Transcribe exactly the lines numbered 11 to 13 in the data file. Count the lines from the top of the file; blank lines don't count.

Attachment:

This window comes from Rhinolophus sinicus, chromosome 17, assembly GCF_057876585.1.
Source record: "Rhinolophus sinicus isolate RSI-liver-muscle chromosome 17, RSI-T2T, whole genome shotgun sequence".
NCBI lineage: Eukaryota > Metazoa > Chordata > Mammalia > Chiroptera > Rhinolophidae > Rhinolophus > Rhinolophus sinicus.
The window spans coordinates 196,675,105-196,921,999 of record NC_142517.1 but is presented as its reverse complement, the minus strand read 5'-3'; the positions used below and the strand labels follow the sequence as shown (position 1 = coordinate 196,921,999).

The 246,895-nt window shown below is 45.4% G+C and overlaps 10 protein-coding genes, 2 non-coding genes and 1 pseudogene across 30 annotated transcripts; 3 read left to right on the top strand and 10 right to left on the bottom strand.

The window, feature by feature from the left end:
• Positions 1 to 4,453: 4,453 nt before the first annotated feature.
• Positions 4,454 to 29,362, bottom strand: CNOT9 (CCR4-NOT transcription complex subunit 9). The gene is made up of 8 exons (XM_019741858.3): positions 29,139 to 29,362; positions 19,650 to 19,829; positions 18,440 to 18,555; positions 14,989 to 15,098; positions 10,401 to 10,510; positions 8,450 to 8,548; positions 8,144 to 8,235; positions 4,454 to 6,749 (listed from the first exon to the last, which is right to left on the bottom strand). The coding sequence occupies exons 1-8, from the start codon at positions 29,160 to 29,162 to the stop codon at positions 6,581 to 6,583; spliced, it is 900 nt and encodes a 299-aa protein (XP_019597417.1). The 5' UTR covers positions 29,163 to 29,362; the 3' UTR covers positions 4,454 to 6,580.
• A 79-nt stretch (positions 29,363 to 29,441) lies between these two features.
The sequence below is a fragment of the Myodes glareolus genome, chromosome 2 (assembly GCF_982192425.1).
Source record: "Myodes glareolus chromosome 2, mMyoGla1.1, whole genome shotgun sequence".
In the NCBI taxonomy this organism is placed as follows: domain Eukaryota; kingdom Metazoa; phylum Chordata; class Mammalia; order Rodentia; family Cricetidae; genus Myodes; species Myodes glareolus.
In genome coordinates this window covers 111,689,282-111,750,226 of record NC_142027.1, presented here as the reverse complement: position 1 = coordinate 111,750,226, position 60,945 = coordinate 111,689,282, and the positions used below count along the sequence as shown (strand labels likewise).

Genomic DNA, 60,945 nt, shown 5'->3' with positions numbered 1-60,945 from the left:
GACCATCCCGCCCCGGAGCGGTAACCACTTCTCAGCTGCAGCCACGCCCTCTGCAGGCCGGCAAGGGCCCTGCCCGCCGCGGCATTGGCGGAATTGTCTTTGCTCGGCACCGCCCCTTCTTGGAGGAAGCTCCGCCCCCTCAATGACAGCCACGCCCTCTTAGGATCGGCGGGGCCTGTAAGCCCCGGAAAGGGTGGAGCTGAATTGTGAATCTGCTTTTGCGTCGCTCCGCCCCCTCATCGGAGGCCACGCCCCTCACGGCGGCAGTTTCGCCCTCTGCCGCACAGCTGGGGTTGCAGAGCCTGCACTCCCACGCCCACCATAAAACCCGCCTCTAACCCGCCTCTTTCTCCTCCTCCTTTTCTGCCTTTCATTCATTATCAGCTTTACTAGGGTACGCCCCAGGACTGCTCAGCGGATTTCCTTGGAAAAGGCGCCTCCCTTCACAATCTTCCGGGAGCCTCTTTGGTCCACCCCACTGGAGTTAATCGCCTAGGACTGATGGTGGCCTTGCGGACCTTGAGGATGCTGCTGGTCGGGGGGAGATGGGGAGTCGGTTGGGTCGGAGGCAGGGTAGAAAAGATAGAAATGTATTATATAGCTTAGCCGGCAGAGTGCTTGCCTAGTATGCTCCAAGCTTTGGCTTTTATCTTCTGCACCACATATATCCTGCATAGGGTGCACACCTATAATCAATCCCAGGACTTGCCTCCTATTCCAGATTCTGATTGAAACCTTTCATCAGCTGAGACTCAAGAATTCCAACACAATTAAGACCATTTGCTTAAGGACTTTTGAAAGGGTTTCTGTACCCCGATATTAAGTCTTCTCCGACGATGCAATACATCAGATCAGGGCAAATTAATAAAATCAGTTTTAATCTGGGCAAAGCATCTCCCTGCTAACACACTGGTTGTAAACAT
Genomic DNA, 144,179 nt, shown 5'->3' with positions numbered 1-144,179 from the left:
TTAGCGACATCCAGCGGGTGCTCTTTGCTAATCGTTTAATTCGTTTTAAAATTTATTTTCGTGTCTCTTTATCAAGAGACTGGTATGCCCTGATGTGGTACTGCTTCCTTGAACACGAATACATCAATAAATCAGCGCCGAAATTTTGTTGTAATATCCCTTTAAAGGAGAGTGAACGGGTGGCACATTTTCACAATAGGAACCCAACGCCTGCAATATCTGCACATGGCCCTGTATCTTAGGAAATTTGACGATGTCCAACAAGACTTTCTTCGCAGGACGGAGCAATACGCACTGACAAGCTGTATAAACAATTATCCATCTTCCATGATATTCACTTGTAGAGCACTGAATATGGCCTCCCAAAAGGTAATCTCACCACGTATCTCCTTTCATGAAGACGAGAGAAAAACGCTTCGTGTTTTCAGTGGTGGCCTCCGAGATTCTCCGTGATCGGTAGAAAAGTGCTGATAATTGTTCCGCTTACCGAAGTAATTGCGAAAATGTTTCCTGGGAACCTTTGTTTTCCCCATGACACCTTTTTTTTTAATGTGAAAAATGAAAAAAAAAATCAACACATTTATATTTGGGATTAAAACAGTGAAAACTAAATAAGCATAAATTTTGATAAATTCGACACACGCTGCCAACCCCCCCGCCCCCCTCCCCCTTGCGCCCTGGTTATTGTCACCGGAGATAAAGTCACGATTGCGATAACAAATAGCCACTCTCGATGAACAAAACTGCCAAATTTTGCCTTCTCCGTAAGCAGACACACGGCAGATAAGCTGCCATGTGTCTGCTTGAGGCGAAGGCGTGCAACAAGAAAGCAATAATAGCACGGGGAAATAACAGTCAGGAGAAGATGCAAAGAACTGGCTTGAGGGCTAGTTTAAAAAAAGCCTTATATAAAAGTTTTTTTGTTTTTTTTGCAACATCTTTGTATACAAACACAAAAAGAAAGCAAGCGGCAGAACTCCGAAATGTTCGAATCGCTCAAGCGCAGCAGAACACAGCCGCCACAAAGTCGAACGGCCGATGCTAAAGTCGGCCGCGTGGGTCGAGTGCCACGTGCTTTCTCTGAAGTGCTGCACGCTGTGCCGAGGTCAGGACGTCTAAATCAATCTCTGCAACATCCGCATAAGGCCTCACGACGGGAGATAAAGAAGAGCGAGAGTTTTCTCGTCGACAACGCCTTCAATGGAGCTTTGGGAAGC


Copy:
Source record: "Myodes glareolus chromosome 2, mMyoGla1.1, whole genome shotgun sequence".
In the NCBI taxonomy this organism is placed as follows: domain Eukaryota; kingdom Metazoa; phylum Chordata; class Mammalia; order Rodentia; family Cricetidae; genus Myodes; species Myodes glareolus.
In genome coordinates this window covers 111,689,282-111,750,226 of record NC_142027.1, presented here as the reverse complement: position 1 = coordinate 111,750,226, position 60,945 = coordinate 111,689,282, and the positions used below count along the sequence as shown (strand labels likewise).